At first blush, birds might not seem romantic. But if you’ve ever called a cuddling couple “a pair of lovebirds,” you’re part of a long tradition of equating birds with romantic love. In fact, before Chaucer scored a literary hit during the Middle Ages with The Canterbury Tales, he wrote a long poem about birds gathering to choose their mates on Valentine’s Day. (Synopsis: They twitter on about finding the perfect partner.)
Although most birds don’t mate for life, a few species actually do form lifelong pair bonds, mating and raising chicks together year after year. If one of the pair dies, the other usually searches for a new mate. And if two young birds don’t manage to produce chicks after a few tries, they may undergo what biologists call a “bird divorce” and look for luckier partners.
So which bird species mate for life? Tufted puffins, the sea birds with a punk rock haircut that appear on a new 2013 stamp, make the list, as do mute swans and California condors. Bald eagles, the symbol of the United States, also couple up. Before choosing a mate, bald eagles practice a courtship ritual known as the “cartwheel display.” A male and female bald eagle grip each other’s talons and twirl through the air together, taking their bond for a spin before settling down for good.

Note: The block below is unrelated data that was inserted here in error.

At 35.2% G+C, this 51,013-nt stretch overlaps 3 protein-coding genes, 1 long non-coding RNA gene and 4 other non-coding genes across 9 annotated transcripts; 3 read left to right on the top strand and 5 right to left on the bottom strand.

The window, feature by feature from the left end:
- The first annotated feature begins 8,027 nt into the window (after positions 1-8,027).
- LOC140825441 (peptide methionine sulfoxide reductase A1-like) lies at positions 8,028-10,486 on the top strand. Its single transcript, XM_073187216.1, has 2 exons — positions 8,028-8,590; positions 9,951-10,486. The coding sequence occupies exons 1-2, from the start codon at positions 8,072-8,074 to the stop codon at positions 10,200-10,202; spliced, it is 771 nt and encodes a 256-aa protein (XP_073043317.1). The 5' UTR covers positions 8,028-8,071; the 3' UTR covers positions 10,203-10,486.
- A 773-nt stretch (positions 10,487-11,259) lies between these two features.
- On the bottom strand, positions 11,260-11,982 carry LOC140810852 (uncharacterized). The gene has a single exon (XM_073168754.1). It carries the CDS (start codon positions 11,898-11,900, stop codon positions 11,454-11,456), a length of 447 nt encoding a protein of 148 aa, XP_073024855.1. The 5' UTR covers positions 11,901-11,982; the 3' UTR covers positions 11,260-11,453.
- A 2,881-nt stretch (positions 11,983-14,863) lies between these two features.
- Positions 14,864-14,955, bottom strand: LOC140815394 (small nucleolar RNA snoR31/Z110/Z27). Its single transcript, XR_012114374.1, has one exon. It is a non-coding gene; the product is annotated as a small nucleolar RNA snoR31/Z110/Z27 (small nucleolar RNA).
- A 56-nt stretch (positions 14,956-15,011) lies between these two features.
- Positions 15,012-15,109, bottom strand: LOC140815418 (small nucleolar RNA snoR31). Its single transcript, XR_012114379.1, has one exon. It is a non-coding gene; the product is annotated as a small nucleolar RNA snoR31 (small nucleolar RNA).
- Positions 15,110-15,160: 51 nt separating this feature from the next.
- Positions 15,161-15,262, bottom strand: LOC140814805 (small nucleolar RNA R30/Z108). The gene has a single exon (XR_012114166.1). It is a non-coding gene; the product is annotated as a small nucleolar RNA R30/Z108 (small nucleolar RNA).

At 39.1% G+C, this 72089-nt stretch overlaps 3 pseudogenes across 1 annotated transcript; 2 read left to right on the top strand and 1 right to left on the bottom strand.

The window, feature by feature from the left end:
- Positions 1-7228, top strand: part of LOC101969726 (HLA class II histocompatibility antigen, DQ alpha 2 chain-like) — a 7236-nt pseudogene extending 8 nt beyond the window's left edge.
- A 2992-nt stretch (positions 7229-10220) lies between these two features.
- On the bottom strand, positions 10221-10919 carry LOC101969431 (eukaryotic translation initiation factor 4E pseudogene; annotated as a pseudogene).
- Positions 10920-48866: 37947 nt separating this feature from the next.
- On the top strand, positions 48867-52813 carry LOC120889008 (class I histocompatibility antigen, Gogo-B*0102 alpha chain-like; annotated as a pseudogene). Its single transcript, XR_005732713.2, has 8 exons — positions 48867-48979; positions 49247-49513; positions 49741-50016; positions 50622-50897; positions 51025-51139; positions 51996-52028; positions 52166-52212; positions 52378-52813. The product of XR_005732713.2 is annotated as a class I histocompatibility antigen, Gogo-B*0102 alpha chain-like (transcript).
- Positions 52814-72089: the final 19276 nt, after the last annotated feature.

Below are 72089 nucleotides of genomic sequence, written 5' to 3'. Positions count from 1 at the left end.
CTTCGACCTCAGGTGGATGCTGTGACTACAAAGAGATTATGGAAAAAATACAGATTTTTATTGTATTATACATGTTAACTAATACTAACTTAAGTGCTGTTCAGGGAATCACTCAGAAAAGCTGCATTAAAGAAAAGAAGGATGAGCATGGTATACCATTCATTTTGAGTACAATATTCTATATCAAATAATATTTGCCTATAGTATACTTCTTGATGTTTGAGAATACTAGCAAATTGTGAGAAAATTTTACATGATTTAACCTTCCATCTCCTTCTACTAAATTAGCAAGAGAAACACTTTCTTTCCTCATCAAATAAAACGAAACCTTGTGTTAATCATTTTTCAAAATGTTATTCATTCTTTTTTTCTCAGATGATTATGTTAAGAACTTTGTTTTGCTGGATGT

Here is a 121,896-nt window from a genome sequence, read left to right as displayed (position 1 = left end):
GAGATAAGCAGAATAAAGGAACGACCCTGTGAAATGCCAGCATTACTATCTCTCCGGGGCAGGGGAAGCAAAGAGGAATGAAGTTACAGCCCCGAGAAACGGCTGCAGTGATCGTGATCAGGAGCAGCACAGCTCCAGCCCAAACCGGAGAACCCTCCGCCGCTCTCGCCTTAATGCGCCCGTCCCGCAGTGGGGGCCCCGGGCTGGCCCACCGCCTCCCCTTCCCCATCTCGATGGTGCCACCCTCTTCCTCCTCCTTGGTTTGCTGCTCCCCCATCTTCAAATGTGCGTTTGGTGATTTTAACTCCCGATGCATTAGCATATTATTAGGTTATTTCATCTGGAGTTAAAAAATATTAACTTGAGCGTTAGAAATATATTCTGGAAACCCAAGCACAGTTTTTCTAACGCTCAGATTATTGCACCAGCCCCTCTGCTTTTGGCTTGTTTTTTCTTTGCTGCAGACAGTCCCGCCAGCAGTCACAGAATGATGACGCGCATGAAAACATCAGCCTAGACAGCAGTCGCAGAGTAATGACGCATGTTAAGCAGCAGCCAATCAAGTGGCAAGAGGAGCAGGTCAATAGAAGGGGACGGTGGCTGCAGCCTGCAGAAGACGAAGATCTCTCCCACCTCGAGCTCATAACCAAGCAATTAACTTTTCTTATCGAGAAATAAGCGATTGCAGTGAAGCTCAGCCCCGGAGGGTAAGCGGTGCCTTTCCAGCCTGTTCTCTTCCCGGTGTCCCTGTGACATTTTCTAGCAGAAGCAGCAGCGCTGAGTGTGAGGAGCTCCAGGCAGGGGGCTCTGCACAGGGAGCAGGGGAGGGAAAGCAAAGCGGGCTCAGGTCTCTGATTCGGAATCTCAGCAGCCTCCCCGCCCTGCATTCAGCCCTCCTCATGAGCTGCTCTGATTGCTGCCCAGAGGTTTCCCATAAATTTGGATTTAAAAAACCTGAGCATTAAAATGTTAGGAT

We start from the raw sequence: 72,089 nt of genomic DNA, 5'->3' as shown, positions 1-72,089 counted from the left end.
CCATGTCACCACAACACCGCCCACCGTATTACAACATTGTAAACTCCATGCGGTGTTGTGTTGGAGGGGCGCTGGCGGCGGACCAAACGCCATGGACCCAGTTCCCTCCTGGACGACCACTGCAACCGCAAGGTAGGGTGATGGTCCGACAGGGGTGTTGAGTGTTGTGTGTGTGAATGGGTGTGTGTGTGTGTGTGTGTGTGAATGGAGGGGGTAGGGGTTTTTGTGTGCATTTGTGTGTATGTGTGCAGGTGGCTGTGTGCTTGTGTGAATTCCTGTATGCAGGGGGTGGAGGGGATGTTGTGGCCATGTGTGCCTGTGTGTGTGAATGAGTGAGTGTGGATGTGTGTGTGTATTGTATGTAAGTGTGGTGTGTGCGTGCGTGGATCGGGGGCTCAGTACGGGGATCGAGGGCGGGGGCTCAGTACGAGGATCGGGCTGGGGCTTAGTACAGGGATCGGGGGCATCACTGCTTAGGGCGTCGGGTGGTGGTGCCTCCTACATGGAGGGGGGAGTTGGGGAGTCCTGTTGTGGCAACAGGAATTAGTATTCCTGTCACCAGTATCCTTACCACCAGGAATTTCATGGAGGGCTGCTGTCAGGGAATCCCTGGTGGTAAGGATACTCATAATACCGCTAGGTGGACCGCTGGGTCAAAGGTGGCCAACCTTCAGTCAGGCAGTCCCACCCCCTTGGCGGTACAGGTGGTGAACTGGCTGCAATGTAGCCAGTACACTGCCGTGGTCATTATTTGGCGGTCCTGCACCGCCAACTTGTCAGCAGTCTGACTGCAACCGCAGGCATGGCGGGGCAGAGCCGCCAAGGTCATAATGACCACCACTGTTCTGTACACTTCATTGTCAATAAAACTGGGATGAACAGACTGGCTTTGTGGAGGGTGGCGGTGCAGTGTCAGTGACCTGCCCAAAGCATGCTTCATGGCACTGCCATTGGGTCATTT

Whooping cranes court in a more human way, performing elaborate dances together before making their choice. Appropriately enough, barn owls, known for their heart-shaped faces, also mate for life. Barn owls become especially attached to their mates, or to their human handlers if they don’t have a mate. If you’re in the mood for an unconventional love story this February, try picking up Wesley the Owl by Stacey O’Brien, a memoir about a woman’s bond with the barn owl that she raises from a chick.